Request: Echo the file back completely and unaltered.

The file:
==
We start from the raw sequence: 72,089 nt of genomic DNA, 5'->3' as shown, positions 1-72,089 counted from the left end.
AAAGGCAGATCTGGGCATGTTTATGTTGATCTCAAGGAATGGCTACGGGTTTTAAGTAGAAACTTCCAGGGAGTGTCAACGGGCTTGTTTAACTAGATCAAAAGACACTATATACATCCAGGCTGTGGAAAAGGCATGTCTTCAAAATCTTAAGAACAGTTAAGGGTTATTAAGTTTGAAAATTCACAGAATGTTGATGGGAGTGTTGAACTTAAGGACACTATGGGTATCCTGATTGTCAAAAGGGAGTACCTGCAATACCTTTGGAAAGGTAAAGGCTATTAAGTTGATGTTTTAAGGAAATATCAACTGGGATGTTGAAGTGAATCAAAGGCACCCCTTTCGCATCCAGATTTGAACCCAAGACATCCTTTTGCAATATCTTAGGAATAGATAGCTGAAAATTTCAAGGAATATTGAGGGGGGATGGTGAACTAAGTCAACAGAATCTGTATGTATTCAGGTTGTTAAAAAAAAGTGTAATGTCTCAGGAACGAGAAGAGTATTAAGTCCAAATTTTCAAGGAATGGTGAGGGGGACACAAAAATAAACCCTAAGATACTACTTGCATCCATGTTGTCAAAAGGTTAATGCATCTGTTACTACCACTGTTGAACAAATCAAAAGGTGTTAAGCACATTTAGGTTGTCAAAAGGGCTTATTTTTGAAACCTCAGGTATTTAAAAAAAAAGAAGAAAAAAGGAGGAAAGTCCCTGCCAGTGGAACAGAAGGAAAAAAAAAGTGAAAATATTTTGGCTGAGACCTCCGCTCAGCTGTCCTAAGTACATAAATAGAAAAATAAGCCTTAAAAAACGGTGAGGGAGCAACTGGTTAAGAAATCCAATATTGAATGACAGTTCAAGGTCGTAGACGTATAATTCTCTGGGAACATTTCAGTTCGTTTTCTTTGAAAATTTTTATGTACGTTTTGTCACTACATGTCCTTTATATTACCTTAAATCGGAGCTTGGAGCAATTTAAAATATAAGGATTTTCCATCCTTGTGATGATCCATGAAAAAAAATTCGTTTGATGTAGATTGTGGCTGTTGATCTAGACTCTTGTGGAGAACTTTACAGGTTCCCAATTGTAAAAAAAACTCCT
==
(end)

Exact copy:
We start from the raw sequence: 72,089 nt of genomic DNA, 5'->3' as shown, positions 1-72,089 counted from the left end.
AAAGGCAGATCTGGGCATGTTTATGTTGATCTCAAGGAATGGCTACGGGTTTTAAGTAGAAACTTCCAGGGAGTGTCAACGGGCTTGTTTAACTAGATCAAAAGACACTATATACATCCAGGCTGTGGAAAAGGCATGTCTTCAAAATCTTAAGAACAGTTAAGGGTTATTAAGTTTGAAAATTCACAGAATGTTGATGGGAGTGTTGAACTTAAGGACACTATGGGTATCCTGATTGTCAAAAGGGAGTACCTGCAATACCTTTGGAAAGGTAAAGGCTATTAAGTTGATGTTTTAAGGAAATATCAACTGGGATGTTGAAGTGAATCAAAGGCACCCCTTTCGCATCCAGATTTGAACCCAAGACATCCTTTTGCAATATCTTAGGAATAGATAGCTGAAAATTTCAAGGAATATTGAGGGGGGATGGTGAACTAAGTCAACAGAATCTGTATGTATTCAGGTTGTTAAAAAAAAGTGTAATGTCTCAGGAACGAGAAGAGTATTAAGTCCAAATTTTCAAGGAATGGTGAGGGGGACACAAAAATAAACCCTAAGATACTACTTGCATCCATGTTGTCAAAAGGTTAATGCATCTGTTACTACCACTGTTGAACAAATCAAAAGGTGTTAAGCACATTTAGGTTGTCAAAAGGGCTTATTTTTGAAACCTCAGGTATTTAAAAAAAAAGAAGAAAAAAGGAGGAAAGTCCCTGCCAGTGGAACAGAAGGAAAAAAAAAGTGAAAATATTTTGGCTGAGACCTCCGCTCAGCTGTCCTAAGTACATAAATAGAAAAATAAGCCTTAAAAAACGGTGAGGGAGCAACTGGTTAAGAAATCCAATATTGAATGACAGTTCAAGGTCGTAGACGTATAATTCTCTGGGAACATTTCAGTTCGTTTTCTTTGAAAATTTTTATGTACGTTTTGTCACTACATGTCCTTTATATTACCTTAAATCGGAGCTTGGAGCAATTTAAAATATAAGGATTTTCCATCCTTGTGATGATCCATGAAAAAAAATTCGTTTGATGTAGATTGTGGCTGTTGATCTAGACTCTTGTGGAGAACTTTACAGGTTCCCAATTGTAAAAAAAACTCCT